It may be helpful to remain connected to your current experience by using your senses. What do you see? Can you look carefully at something within arm’s reach, noting the amount of purple? What about your senses? Can you wiggle your toes in your shoes to feel connected to the earth? Can you touch or hold onto a piece of fabric or a steering wheel? Are you able to hear something beyond your own body, such as birds, traffic, or a muffled conversation in the next room? Your initial sound may be your thoughts and your heartbeat. Is there anything you can eat or drink in order to increase your consciousness of that sense? Is there anything you can smell besides fresh cut grass, cleaning solution, or freshly roasted coffee?

Using our senses to ground ourselves and find peace is sufficient sometimes. When we address issues or avoid compulsions, for example, we may ground ourselves in our environment and find peace. At other times, we must address the issues directly in front of us. When we are grounded in our environment, it does not distract us from or eliminate our problems. It reminds us, however, to stay focused and seek solutions rather than getting distracted by other issues out of our reach.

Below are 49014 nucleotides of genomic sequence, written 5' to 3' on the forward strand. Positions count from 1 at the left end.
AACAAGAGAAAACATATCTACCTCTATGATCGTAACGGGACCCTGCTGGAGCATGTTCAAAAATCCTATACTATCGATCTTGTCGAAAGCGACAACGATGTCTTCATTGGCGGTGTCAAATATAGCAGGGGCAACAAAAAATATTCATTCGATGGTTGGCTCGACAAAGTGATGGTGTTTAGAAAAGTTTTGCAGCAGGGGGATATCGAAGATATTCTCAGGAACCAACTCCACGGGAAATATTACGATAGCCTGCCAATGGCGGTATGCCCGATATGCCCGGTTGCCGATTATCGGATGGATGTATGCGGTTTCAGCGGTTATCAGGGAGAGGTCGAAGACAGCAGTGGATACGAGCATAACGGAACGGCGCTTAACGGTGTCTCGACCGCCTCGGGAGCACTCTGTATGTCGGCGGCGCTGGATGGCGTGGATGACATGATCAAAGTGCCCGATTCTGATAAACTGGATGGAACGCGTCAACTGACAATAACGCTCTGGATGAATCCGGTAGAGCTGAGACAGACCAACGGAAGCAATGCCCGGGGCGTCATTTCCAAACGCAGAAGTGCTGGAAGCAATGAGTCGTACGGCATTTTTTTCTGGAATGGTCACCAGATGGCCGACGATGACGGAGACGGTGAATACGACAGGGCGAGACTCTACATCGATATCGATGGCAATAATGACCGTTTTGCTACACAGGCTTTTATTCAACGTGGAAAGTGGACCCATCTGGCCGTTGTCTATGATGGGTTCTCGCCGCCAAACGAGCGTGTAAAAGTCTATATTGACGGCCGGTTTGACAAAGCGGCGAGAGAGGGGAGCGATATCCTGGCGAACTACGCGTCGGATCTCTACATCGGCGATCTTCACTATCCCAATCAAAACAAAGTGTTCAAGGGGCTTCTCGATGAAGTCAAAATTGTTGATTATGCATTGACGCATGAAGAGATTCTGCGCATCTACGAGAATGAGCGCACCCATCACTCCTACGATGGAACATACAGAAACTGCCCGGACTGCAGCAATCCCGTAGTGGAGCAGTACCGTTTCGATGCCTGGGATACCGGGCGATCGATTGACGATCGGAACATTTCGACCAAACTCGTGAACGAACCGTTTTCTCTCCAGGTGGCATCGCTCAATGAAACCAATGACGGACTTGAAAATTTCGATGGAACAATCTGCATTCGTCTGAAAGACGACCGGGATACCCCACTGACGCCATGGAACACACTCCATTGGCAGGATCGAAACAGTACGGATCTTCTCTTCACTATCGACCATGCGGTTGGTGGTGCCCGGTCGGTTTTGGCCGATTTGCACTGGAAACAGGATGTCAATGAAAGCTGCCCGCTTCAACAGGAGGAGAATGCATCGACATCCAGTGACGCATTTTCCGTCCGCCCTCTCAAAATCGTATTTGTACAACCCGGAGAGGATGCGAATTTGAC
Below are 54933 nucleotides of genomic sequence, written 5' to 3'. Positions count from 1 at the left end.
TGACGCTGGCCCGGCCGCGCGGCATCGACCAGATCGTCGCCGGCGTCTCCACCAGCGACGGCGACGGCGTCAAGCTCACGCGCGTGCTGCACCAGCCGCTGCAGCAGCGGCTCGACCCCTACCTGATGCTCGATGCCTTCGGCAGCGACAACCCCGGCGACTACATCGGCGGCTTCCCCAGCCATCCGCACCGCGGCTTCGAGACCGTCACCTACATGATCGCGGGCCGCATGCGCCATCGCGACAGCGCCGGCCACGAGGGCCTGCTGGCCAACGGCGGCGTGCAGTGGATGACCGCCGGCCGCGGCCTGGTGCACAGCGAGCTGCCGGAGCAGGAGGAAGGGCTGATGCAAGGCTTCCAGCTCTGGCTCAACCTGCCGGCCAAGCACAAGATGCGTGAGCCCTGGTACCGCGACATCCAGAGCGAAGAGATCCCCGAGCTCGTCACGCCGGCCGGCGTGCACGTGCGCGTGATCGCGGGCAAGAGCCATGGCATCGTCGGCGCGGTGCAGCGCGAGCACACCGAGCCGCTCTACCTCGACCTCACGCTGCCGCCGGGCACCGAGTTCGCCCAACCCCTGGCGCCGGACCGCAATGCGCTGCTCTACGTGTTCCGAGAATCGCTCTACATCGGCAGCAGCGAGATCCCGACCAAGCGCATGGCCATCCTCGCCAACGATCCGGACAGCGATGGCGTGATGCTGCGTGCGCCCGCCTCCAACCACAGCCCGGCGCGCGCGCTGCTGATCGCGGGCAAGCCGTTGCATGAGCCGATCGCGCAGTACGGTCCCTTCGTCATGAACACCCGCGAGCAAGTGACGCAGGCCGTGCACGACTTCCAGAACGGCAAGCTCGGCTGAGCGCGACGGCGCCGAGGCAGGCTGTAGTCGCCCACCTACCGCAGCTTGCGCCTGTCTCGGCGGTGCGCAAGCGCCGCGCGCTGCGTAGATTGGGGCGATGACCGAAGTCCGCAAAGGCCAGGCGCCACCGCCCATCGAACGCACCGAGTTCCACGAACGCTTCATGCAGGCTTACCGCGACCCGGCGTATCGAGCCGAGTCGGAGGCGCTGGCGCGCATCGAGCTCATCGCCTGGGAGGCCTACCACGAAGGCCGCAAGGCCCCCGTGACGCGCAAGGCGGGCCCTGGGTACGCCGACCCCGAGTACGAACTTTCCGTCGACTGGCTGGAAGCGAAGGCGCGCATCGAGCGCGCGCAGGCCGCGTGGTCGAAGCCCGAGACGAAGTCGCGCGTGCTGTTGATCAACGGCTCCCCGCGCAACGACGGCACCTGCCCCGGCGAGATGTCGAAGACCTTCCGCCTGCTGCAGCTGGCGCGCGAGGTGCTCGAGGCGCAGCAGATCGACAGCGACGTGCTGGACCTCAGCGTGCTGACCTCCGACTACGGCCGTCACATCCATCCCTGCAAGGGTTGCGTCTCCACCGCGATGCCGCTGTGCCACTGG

3. Build a network of supportive people:

No one goes through life’s challenges alone, and OCD is no different. Your thoughts feel like your greatest foe when you have OCD. You may feel like you have no one to assist you or that you are a burden on those you care about. Even worse, you may feel that you are the only one who has these thoughts about dogs, children, and family members. You may feel excluded, misunderstood, and lonely. While all things require support to survive, building and maintaining the system is critical.

You probably have a variety of people in your support system. You may have your loved ones as part of your support system. These individuals know, trust, and support you. Your loved ones may or may not know everything about OCD, but they may have seen the way it has affected your life and have experienced it. Your loved ones may play a significant role in defining who you are and where your values lie. Your loved ones may assist you in your fight against OCD by reminding you of why you want to share your goals, plans, and dreams with them. You may obtain assistance from people in your support system who do not have OCD by receiving love, attention, and distraction from them.